There are so many more choices, from the villa collections of Virtuoso-preferred wholesalers Travel Impressions and Classic Vacations to the beautiful villas along Lake Como available through the all-everything Italy specialists at IC Bellagio. Luxury retreats has 4,500 in 100 highly sought-after locations. Now aren’t you glad you don’t have to worry about an Airbnb host dropping by without
notice during your romantic dinner?
Travel is easier than ever before, and as a result, we are becoming incredibly well-traveled. Just when you think you’ve seen it all, working with a trusted advisor can open up new regions and territories you haven’t thought about to expand your horizons even further. Maybe you saw the major places on your visit trip or two to a country or region, and now you want to go even more in-depth. These places are for you.
Most of the major cities Down Under are located on the eastern and southern coasts. There’s a whole lot of Outback separating Adelaide in South Australia from Perth, the capital of Western Australia. Perth, the fourth-largest city in Australia with about 2 million inhabitants, is the gateway to the Margaret River wine region, succulent seafood and black truffles just as good as any you’ll find in Europe. These factors contribute to Perth having the most restaurants per capita of any Australian capital and a great bar scene.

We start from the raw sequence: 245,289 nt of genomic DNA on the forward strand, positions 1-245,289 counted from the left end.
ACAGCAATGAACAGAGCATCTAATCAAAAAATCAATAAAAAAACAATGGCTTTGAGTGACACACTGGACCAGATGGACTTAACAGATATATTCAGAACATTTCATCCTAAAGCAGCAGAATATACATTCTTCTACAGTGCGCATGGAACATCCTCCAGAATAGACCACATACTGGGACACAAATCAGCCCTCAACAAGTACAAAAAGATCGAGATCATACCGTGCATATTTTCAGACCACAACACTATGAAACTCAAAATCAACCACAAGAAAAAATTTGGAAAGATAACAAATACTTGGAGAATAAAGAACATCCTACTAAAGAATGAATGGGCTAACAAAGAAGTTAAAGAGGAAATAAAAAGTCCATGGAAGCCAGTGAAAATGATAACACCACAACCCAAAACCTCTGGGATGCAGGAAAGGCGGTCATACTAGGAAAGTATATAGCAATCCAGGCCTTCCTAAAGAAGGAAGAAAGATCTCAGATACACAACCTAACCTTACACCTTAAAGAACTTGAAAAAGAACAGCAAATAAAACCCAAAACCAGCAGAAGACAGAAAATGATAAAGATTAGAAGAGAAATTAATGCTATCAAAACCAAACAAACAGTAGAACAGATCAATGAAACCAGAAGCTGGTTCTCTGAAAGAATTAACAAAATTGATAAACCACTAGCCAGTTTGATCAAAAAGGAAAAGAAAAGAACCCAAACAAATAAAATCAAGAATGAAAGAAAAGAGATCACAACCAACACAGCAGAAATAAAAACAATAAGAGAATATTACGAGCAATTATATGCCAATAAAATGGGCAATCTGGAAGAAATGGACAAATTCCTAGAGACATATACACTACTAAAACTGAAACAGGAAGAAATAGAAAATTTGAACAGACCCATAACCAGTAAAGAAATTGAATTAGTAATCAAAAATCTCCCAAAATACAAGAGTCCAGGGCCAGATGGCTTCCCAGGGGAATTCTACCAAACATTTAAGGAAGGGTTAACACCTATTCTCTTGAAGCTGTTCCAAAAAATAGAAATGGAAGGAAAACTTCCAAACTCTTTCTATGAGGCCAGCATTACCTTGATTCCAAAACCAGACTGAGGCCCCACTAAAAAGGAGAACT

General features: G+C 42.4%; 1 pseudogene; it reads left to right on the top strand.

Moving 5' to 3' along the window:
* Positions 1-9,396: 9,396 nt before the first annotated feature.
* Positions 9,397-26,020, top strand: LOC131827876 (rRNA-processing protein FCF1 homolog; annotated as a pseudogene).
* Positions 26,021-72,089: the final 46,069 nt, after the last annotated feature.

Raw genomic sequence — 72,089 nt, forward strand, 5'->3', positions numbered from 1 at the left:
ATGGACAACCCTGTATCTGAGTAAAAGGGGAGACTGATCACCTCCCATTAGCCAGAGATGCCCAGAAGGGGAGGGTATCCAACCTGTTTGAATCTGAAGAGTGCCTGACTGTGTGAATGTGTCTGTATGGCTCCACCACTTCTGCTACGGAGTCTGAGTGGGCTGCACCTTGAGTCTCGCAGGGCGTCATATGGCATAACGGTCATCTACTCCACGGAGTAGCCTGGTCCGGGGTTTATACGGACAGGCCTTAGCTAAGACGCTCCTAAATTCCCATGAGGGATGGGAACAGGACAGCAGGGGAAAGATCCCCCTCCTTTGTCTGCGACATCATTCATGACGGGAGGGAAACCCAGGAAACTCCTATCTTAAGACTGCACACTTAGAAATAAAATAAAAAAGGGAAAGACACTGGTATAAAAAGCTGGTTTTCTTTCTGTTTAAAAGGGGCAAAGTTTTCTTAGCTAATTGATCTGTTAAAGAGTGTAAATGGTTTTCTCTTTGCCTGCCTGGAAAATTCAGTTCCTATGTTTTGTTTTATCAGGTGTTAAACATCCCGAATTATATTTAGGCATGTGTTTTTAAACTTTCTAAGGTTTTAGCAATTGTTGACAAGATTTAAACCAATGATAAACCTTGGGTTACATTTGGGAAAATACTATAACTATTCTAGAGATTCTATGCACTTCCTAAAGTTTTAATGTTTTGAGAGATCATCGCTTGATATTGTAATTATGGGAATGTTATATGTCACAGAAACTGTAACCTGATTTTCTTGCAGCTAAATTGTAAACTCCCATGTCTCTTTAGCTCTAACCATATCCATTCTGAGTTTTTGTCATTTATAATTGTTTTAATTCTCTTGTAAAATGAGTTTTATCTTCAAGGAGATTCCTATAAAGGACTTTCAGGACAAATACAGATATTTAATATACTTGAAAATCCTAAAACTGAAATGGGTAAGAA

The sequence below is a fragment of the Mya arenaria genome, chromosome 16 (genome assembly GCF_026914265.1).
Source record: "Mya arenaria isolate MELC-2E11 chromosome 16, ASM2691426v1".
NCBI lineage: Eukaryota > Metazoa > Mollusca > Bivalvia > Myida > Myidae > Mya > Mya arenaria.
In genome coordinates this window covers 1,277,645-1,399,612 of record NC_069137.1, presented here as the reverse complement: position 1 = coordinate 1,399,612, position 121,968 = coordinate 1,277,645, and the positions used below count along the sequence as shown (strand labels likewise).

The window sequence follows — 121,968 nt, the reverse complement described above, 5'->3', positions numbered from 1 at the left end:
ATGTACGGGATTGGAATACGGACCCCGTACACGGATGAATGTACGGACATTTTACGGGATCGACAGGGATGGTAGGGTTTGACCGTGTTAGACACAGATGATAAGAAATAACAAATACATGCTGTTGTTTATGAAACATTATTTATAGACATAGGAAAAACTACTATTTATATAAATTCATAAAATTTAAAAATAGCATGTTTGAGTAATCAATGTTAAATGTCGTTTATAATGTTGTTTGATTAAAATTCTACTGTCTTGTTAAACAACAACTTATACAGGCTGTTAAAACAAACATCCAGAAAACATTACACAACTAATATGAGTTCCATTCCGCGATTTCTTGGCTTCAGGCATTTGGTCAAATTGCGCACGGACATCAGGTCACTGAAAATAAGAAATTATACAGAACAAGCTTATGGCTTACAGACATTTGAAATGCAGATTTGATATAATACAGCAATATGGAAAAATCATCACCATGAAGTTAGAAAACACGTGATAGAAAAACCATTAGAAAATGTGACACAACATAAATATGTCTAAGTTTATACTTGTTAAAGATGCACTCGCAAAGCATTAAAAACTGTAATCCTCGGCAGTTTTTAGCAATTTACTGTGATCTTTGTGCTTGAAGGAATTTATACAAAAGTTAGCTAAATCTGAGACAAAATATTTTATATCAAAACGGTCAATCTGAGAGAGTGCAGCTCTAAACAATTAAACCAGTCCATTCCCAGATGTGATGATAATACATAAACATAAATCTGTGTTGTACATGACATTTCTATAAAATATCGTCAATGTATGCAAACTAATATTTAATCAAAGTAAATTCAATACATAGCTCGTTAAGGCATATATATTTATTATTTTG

You’ve gone on safari. You’ve climbed Kilimanjaro. You’ve even gone gorilla trekking. Well, Africa has a lot more to offer than that. The world’s fourth largest island, Madagascar lies east of Mozambique and is home to 5 percent of the world’s wildlife and vegetation. While the beaches are great, there is a diversity of terrain from rain forest to desert, and much of the flora and fauna are unique to the island. Of the more than 200 bird species, about half are found only on Madagascar, which has almost 20,000 plant species, including seven types of baobab tree. Lemurs leap from tree to tree, while chameleons cling to the branches, making for an entirely different kind of safari experience.